The electrodes 58 may be supplied with RF energy from the RF energy source 128 by actuating the RF actuator 138 to adjust the switch 136. When energized, the electrodes 58 may ablate and/or resect the unwanted tissue. Rings or bands of unwanted tissue may be ablated and/or resected by rotating the shaft 44, inner shaft 570, or inner shaft 670, to move the energized electrodes 58. Longitudinal strips of unwanted tissue may be ablated and/or resected by longitudinally moving the shaft 44, inner shaft 570, or inner shaft 670, to move energized the electrodes 58. Helical arcs of unwanted tissue may be ablated and/or resected by rotating and longitudinally moving the shaft 44, inner shaft 570, or inner shaft 670, to move the energized electrodes 58. The exposed lengths of the energized electrodes 58 may also be adjusted to provide the user with additional control during tissue removal. As such, the user may remove unwanted tissue so as to achieve a predetermined profile for the inner surface 150 of the prostate 148, while avoiding damaging healthy tissue. An almond-shaped profile is shown in FIG. 7, with the initial profile of the inner surface 150, prior to ablation and/or resection, being shown with dashed lines. The user may utilize the imaging device 130 to adjust and control the electrodes 58 to achieve predetermined profiles.

Irrigation fluid may be released into the treatment region from the side openings 56 in the shaft 44, the side openings 572 in the inner shaft 570, or the side openings 672 in the inner shaft 670, to cool the treatment region, wash off ablated and/or resected tissue or other debris, and/or to rinse off the imaging device 130. The user may control the release of the irrigation fluid by selectively actuating the irrigation fluid actuator 116. The user may remove the irrigation fluid, tissue, or other debris from the treatment region by selectively actuating the aspiration actuator 106. When the aspiration valve 104 is open, the irrigation fluid, tissue, or other debris may be drawn into the opening 40 of the second sheath 32 or the opening 740 of the second sheath 732, through the lumens 42 and 102, and out the aspiration port 98. When the treatment is completed, the insertion steps may be reversed to remove the medical device 10 from the subject's body.

Although the embodiments described above are disclosed in the context of cystoscope, those skilled in the art will understand that the principles disclosed above can be applied to other types of devices and can be implemented in different ways without departing from the scope of the invention as defined by the claims. In particular, constructional details, including manufacturing techniques and materials, are well within the understanding of those of ordinary skill in the art and have not been disclosed in detail herein. These and other modifications and variations are well within the scope of the present disclosure and can be envisioned and implemented by those of ordinary skill in the art.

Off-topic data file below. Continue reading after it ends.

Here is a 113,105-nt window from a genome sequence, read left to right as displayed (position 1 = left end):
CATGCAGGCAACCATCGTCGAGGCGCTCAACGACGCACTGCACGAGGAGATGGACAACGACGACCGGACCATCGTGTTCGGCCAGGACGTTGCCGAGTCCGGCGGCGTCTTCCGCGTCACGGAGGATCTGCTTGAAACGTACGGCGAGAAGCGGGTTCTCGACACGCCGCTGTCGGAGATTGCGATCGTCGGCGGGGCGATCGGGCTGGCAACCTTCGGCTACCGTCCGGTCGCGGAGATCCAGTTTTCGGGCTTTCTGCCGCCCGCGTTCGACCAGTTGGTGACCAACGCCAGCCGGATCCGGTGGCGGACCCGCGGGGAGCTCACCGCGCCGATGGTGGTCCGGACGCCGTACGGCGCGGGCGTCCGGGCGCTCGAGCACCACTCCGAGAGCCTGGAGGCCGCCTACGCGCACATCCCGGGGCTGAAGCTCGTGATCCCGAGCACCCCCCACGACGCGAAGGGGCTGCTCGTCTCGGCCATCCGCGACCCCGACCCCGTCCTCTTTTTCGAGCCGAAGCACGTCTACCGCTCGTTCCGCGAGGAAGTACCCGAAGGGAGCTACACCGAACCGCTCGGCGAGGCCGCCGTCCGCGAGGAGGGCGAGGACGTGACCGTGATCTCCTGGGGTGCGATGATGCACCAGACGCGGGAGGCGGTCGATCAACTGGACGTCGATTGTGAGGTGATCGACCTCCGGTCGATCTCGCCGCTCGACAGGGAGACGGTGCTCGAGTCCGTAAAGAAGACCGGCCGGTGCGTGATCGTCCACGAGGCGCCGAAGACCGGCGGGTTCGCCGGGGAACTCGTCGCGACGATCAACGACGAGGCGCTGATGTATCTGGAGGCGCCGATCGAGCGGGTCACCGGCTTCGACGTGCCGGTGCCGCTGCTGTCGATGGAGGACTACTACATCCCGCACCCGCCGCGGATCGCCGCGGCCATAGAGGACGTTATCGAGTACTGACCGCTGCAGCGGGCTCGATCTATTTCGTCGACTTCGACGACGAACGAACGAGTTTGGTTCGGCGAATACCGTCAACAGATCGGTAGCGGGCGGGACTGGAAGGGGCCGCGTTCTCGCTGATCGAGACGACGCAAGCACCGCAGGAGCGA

Moreover, while specific embodiments may have been illustrated and described collectively herein, it should be appreciated that any subsequent arrangement designed to achieve the same or similar purpose may be substituted for the specific embodiments described and shown herein. This disclosure is intended to cover any and all subsequent adaptations or variations of the various embodiments. Combinations of the above embodiments, and other embodiments not specifically described herein, will be apparent to those of ordinary skill in the art upon reviewing the present disclosure. Further, one or more features described in one of the above-described embodiments, may be used with one or more features described in any of the other above-described embodiments.

Other embodiments of the present disclosure will be apparent to those skilled in the art from consideration of the specification and practice of the embodiments disclosed herein. It is intended that the specification and examples be considered as exemplary only, and departure in form and detail may be made without departing from the scope and spirit of the present disclosure as defined by the following claims.